By Sabrina Workman
Full360 Reporter Sabrina Workman met with Eileen Albillar, of the Bucks County Opportunity Council, to discuss the group’s collaboration with DelVal and this year’s harvest. Below, Albillar shares a few words about the Bucks County nonprofit and her visit to Delaware Valley University.
Q: What is your name and what do you do?
A: I’m Eileen Albillar. I’m the volunteer and community connections manager for the Bucks County Opportunity Council. BCOC is an anti-poverty organization. We’re a nonprofit for Bucks County, and our mission is to reduce poverty and to promote economic self-sufficiency.
Q: How long have you been working with the opportunity council?
A: I’ve been with the opportunity council since 2010.
Q: So DelVal, and the Bucks County Oppurtunity Council have been together since 2013. Who was the first person to really connect these two organizations?
A: Back in 2013, the DelVal leadership and BCOC, along with United Way, decided to start some conversations around using the produce grown here locally to help support our local food pantries throughout Bucks County.
BCOC is the lead food agency for Bucks County, so we receive state, and federal food money, as well as private donations, and philanthropic donations, to support the food pantries throughout Bucks County, of which there are more than 70. Then we support them with food and access to food
Over the last few years, we’ve been picking up a lot of initiative to get healthy, nutritious produce into the pantries as well so that people who are low income, trying to stretch their dollar have access to fruits and vegetables in addition to dry goods and canned goods that they can get at the local pantry.
Now, even more than ever, fresh produce is very expensive, and it’s out of budget for a lot of people who are working and trying to make ends meet.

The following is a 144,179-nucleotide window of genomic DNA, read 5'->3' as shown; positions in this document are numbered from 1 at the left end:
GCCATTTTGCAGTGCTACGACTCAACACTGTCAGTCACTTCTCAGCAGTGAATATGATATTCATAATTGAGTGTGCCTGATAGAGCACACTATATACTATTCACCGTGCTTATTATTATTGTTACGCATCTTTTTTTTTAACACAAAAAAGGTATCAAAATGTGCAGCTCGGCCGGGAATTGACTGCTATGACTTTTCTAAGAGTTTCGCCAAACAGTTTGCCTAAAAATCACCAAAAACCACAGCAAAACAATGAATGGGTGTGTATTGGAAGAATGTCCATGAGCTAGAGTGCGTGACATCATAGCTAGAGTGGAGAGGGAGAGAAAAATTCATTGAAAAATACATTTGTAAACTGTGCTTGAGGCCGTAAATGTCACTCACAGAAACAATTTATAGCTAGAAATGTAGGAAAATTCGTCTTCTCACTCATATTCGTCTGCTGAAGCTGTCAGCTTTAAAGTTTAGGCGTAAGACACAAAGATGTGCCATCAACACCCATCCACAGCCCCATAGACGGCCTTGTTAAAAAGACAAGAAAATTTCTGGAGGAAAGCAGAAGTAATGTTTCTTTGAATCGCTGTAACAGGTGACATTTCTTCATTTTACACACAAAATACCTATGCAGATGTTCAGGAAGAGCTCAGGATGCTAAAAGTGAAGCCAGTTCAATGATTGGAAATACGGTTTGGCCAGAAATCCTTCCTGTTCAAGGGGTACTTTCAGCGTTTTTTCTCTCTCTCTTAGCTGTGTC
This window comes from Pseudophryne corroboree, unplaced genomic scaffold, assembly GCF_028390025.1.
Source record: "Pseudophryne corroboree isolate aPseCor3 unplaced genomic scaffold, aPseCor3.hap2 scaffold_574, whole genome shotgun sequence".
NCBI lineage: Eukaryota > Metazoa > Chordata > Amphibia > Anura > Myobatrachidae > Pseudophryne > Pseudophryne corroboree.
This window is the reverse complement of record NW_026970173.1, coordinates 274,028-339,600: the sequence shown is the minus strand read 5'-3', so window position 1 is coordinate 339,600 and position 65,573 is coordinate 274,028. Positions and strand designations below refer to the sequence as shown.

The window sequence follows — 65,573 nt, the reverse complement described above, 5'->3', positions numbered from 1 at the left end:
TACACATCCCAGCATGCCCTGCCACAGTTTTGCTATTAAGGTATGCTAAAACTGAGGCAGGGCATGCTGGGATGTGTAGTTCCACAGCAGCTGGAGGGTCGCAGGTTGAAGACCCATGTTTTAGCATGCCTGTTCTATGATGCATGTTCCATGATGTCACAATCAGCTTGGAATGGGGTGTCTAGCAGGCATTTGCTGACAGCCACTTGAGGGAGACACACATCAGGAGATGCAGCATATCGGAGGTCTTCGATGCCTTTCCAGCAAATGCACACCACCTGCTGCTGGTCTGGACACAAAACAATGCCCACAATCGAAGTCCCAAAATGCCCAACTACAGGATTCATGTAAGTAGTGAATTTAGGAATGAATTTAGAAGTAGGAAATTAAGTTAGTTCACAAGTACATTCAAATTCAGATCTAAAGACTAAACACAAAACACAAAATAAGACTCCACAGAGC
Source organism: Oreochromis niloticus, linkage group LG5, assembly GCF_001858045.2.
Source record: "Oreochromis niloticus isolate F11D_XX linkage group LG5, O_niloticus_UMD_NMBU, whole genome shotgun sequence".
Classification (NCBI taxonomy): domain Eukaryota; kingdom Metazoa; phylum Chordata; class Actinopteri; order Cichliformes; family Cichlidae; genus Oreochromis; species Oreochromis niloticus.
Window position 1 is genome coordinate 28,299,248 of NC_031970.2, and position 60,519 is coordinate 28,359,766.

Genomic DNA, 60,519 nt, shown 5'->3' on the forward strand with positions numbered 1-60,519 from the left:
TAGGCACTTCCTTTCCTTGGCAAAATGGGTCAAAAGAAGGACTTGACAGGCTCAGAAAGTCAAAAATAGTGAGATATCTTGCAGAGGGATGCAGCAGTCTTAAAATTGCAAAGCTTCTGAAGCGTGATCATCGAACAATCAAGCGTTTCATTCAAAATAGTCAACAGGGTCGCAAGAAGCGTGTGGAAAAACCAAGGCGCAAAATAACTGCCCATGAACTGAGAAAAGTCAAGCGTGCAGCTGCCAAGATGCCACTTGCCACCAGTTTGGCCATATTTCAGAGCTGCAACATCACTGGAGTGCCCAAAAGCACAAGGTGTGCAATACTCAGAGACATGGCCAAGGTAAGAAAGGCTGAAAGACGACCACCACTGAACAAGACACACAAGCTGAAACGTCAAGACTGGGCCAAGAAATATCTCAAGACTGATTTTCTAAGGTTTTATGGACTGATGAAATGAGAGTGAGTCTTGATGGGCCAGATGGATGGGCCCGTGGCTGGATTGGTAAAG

The biggest risk that one can take when they’re trying to make ends meet is buying produce at the grocery store because if it goes bad, it’s a waste of money. We want to ensure that everyone in our community has access to nutritious food whether they can afford it or not.
So we came together with DelVal to bring the labor through our volunteer force to help with picking and harvesting and planting and weeding over the years. From May thru October every year since 2013 and the university donates that food back to our food pantry system, and we distribute that to the food pantries through things like fresh connect, which is our mobile farmers market.
Q: How do you get the word out that you need volunteers, or that is locally grown, DelVal produce?
So the BCOC has been around since 1965, and we have a wonderful community of volunteers. Donors, students, community members, and nonprofit groups come together, and we work with corporate groups who bring their teams out to volunteer. People in the community who live locally and they want to take a couple of hours out of their day to be outside, be outdoors, meet other volunteers, and of course, get the fresh produce into the hands of the people who need it most.